Ehud escapes via the sewer system (i.e., he jumps down the king’s poop chute to escape). And the king’s attendants thought Eglon was just taking a long time in the bathroom. Ehud then leads Israel in victorious battle against the Moabites and there is peace for 80 years.

“After Ehud came Shamgar son of Anath, who struck down six hundred Philistines with an oxgoad. He too saved Israel.” Judges 1:33 refers to a town named “Beth Anath,” or “House of Anath” that was in the territory of Naphtali, so perhaps Shamgar was from the tribe of Naphtali.

Monday, March 19, 2018

READ IT! - Introduction to Psalms 86-89

Readings for this week

Monday: Psalm 86
Tuesday: Psalm 87
Wednesday: Psalm 88
Thursday: Psalm 89
Friday: Judges 1
Saturday: Judges 2
Sunday: Judges 3

Introduction to Psalms 86-89

Psalm 86

In this Davidic psalm, the writer prays, “Hear, O LORD, and answer me. Save your servant! You alone are God. I will glorify your name forever. Show me a sign of your favor.”

Psalm 87

This psalm is attributed to the Sons of Korah. The writer says, “Glorious things are spoken of you, O city of God. The LORD will write in the register of the peoples of Rahab, Babylon, Philistia, Tyre and Cush: ‘This one was born in Zion.’” “Rahab” here is a reference to Egypt; elsewhere it applies to the mythical monster of the deep (see Job 9:13; Psalm 89:9-10).

Psalm 88

This psalm is attributed to the Sons of Korah, and contains a note at the beginning for the director of music, saying that it is according to “mahalath leannoth,” which is likely a reference to a stringed instrument used for mourning and laments. It then notes that this Korahite psalm is specifically a “maskil” of Heman the Ezrahite. Heman the Ezrahite may be one of the three Levites assigned by King David to be ministers of music. This Heman was a grandson of Samuel the prophet who went on to become King David's seer, and to have fourteen sons and three daughters.

He writes, “O LORD, day and night I cry out to you. You have put me in the darkest depths. Do the dead rise up to praise you? I am in despair.”

Several of the psalms that are attributed to “The Sons of Korah” deal with some of the darker issues of human existence, such as dealing with death and depression.

Psalm 89

This is another “maskil” written either by or in the tradition of Ethan the Ezrahite. The writer  says, “I will sing of the mercies of the LORD. You said, ‘I will establish the throne of David forever.’ O Lord, where is your love of old?”

This psalm is a prayer mourning the downfall of the Davidic dynasty and pleading for its restoration. The historical context may have been the attack on Jerusalem by Nebuchadnezzar and the exile of King Jehoiachin in 597 BC. The imagery in these verses was borrowed from ancient Near Eastern myths of creation. Rahab was the mythical monster of the deep, probably another name for Leviathan.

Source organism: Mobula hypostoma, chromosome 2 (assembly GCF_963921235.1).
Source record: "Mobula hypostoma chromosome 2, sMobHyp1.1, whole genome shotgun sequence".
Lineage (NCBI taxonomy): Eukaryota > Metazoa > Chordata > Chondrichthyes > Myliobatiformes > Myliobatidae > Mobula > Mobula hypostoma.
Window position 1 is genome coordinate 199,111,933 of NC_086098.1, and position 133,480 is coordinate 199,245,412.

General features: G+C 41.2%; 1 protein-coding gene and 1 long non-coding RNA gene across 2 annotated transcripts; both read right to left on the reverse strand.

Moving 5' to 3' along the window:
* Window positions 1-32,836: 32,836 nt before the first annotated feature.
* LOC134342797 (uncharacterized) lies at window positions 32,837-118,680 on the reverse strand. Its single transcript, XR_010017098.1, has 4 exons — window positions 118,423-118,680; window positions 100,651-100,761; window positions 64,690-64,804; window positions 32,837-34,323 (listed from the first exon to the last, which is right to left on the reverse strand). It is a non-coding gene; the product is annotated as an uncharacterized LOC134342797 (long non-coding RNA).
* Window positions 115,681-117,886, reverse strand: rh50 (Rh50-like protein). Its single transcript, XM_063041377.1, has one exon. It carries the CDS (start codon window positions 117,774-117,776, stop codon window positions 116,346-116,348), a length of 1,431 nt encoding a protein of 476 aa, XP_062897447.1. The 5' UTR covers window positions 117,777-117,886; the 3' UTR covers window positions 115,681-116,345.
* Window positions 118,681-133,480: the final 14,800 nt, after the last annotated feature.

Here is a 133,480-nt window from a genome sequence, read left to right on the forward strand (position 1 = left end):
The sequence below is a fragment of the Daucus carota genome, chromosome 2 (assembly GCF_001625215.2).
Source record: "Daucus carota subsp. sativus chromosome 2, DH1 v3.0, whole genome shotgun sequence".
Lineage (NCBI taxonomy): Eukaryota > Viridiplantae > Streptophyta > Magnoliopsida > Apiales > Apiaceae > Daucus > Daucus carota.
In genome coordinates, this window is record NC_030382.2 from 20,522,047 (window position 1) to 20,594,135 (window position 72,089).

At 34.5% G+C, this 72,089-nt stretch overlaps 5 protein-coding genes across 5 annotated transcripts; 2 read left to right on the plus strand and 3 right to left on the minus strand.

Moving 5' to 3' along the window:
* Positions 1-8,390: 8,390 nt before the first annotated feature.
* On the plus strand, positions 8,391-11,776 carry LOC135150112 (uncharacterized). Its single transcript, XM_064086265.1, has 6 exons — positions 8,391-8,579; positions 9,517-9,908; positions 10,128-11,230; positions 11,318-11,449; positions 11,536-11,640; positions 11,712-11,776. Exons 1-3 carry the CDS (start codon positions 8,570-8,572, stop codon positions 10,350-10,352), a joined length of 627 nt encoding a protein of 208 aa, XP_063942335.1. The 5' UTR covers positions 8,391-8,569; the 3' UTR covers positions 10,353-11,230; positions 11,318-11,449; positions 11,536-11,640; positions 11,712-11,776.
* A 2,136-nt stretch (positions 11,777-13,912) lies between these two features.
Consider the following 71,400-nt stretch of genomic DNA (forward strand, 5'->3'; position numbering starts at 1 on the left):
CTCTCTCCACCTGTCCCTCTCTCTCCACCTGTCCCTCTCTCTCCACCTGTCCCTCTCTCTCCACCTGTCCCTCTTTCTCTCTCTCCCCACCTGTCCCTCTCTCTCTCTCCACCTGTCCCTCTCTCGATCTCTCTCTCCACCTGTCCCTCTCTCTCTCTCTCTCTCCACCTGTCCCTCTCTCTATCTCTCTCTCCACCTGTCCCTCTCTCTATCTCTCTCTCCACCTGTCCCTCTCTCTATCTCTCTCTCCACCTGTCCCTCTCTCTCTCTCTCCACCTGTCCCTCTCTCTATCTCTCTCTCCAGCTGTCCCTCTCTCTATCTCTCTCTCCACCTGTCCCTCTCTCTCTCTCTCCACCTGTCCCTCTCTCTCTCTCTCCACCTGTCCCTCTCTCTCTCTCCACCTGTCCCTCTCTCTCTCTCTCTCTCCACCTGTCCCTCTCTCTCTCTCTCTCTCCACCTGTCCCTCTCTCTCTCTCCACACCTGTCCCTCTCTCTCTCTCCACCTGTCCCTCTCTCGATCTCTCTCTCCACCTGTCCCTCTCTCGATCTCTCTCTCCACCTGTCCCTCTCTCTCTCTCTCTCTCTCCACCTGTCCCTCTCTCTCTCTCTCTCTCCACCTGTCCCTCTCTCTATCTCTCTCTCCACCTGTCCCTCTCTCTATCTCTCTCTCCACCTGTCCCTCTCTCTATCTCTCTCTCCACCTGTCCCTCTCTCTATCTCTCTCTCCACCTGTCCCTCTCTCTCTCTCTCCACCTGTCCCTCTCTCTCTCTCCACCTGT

Monday, March 12, 2018

READ IT! - Introduction to Psalms 79-85

Readings for this week

Monday: Psalm 79
Tuesday: Psalm 80
Wednesday: Psalm 81
Thursday: Psalm 82
Friday: Psalm 83
Saturday: Psalm 84
Sunday: Psalm 85

Introduction to Psalms 79-85

Psalm 79

The writer of this Asaphic psalm says, “O God, the nations have invaded and shed blood like water. How long, O LORD? Save us for your name's sake. Make your vengeance known!”

Psalm 80

The note to the director of music at the beginning of this Asaphic psalm states that it is set to the tune of a popular song at the time called “The Lilies of the Covenant.”

The writer says, “Hear us, O Shepherd of Israel! How long will you be angry? Restore us, O God. Watch over the vine that you planted. Restore us, O God.”

“Ephraim, Benjamin, and Manasseh” likely represent the northern kingdom. Although Benjamin literally belonged to the northern kingdom, part of the tribe must have remained with the southern kingdom since its territory bordered Jerusalem itself, and the southern kingdom continued to control the region around Jerusalem. This suggests that the disaster suffered was the Assyrian campaign that destroyed the northern kingdom. Archaeological surveys of the region sow that Jerusalem and the surrounding area experienced a dramatic population increase at this time, probably the result of a massive influx of displaced persons from the north fleeing the Assyrians. This would explain the presence of “Ephraim, Benjamin, and Manasseh” at the Jerusalem sanctuary and the national prayer for restoration with special focus on these tribes.

Psalm 81

The writer of this Asaphic psalm says, “Sing aloud to God our strength. I hear a voice: "I am the LORD. Oh, that my people would listen to me! I would subdue their enemies."

Psalm 82

The writer of this Asaphic psalm says, “God judges among the gods: ‘How long will you judge unjustly? Defend the weak. You are all gods, but you shall die.’ Arise, O God!”